Other major employers in those days included the Pennsauken plant of the Kieckheffer Container Corporation, R.C.A. and Campbell’s Soup in Camden, the Camden and Philadelphia shipyards, and the Rundle plant in Pennsauken, which counted J. Norman Ludwick among its local employees.

Another local employer was Central Airport. Stewardess Ethel Davis of Union Ave. was one of those who found work at the airport, which marked its 10th anniversary in September, 1939. Increasing size of aircraft and growing scale of operations meant that Central Airport had only months remaining as the principal airport for the Philadelphia area. It would close before long, but would then re-open with a new mission as a locale to train Navy cadets with war nearing American shores.

There were also the movies at the Walt Whitman Theatre, like “Goodbye, Mr. Chips” and “Five Came Back,” both featured in August 1939 along with newsreels describing the approaching crisis.

The impending disaster of war colored much of life. At the annual Labor Day commemoration at the grave of Peter J. McGuire, one speaker suggested the example of McGuire’s brotherly love for his fellow workers as an example for the leaders of European nations. Political charges flung by rivals in the upcoming local elections included accusations of dictatorship and aggressive coercion by incumbents and challengers alike.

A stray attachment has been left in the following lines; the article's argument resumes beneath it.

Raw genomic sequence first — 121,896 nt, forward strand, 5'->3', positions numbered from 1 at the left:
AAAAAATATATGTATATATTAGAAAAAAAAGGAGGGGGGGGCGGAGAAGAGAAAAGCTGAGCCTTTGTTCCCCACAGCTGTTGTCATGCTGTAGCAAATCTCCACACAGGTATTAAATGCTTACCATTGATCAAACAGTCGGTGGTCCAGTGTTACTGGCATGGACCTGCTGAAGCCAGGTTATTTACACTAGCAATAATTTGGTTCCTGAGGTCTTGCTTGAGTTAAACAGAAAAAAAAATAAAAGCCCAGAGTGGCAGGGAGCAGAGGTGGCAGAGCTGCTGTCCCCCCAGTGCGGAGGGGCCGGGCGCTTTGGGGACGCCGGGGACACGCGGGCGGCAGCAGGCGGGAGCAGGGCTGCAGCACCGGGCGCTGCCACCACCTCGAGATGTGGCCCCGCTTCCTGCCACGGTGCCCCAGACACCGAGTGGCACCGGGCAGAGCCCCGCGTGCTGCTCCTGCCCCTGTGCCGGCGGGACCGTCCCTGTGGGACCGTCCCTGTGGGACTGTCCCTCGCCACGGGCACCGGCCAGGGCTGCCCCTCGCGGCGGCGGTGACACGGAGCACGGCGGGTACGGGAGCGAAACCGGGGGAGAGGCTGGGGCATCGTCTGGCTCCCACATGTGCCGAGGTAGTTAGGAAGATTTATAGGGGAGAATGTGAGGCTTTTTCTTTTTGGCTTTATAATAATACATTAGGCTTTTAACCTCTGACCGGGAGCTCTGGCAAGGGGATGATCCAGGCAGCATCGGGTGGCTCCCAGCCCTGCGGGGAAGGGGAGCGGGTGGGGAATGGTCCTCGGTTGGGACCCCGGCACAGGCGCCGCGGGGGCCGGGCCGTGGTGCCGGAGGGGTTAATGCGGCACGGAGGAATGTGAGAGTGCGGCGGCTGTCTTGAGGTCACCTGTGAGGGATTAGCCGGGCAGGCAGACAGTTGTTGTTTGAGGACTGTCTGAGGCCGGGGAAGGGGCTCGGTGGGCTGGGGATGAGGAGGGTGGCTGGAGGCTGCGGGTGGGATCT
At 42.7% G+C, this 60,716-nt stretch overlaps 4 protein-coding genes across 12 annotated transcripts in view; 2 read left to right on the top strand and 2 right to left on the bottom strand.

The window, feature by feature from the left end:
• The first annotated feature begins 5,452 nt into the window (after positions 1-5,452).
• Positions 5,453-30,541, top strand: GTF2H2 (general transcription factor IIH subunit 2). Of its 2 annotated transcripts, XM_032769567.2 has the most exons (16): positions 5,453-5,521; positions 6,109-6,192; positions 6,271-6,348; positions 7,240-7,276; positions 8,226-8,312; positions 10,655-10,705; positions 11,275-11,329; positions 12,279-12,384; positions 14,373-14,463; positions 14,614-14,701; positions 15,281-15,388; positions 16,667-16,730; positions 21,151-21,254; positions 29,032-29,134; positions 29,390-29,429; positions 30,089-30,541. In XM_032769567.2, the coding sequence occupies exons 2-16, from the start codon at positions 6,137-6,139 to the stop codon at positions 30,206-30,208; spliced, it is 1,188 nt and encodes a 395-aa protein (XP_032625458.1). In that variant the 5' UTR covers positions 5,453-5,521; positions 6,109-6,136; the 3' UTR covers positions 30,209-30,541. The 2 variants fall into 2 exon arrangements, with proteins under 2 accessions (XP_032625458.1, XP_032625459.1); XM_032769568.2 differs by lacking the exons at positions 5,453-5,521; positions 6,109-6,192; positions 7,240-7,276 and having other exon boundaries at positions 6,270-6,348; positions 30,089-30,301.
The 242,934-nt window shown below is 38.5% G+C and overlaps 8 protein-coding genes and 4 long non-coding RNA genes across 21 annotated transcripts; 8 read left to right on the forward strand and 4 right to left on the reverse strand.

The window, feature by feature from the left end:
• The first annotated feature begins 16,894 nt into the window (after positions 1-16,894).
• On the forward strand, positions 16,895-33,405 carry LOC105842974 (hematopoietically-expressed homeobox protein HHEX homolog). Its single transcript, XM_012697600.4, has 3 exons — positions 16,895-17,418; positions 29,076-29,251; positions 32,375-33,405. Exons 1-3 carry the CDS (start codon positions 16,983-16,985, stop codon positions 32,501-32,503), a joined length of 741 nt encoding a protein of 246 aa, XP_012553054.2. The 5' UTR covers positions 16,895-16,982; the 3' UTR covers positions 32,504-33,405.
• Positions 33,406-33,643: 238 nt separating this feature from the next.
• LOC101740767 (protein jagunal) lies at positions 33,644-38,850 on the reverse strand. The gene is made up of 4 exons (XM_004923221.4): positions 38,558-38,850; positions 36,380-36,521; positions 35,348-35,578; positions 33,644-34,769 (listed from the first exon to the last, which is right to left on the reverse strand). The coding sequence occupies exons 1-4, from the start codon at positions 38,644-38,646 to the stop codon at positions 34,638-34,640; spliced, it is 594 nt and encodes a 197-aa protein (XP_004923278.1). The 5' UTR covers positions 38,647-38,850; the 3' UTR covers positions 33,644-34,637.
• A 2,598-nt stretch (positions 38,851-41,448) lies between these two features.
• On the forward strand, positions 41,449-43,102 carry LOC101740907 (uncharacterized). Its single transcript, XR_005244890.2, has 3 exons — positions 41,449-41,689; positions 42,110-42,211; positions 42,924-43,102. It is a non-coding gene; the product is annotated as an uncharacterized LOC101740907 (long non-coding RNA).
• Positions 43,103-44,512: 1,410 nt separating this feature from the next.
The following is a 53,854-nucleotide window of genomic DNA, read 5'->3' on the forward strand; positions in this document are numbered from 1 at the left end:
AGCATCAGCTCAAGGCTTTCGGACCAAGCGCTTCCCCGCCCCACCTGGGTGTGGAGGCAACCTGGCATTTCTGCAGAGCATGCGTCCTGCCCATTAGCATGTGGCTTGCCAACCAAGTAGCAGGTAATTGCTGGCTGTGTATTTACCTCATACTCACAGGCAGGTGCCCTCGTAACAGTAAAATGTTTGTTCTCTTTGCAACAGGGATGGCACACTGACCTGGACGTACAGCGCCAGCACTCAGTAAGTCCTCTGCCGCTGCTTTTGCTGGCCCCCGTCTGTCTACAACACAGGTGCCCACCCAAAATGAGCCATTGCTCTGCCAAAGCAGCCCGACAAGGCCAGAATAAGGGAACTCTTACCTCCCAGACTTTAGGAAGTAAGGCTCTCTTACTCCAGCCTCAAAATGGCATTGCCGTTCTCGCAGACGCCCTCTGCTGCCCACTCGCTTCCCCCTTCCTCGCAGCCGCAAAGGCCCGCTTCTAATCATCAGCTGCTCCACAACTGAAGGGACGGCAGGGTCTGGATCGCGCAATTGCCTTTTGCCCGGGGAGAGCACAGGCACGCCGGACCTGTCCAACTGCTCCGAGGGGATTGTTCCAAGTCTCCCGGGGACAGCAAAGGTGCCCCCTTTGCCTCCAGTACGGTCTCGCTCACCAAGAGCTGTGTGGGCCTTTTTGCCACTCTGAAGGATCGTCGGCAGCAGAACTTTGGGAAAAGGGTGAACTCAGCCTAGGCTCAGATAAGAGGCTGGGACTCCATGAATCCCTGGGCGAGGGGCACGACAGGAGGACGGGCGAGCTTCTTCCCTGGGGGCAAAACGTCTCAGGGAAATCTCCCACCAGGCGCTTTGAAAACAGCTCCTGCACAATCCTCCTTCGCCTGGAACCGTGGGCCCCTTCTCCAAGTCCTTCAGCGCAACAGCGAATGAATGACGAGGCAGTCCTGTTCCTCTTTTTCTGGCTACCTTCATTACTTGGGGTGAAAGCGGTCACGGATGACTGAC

As tensions rose and ultimatums were exchanged in Europe, plans were announced to intern the ships of belligerents at local ports upon the outbreak of hostilities. One of several sites suggested to berth the ships during internment was Petty’s Island.

On September 2, 1939, local newspapers carried the dreaded headlines. How awful and widespread the conflict would ultimately be could only be revealed in the months and years ahead, however. Meanwhile, prayers and the fervent hope that America could remain unaffected would have to suffice.

At this Veterans Day seventy five years later, remember to express your gratitude for the men and women who stepped into the breach when those hopes proved vain.

Sources for this column include contemporary newspaper articles, 1940 census records, and the Merchantville Record 1938 yearbook.

Translate »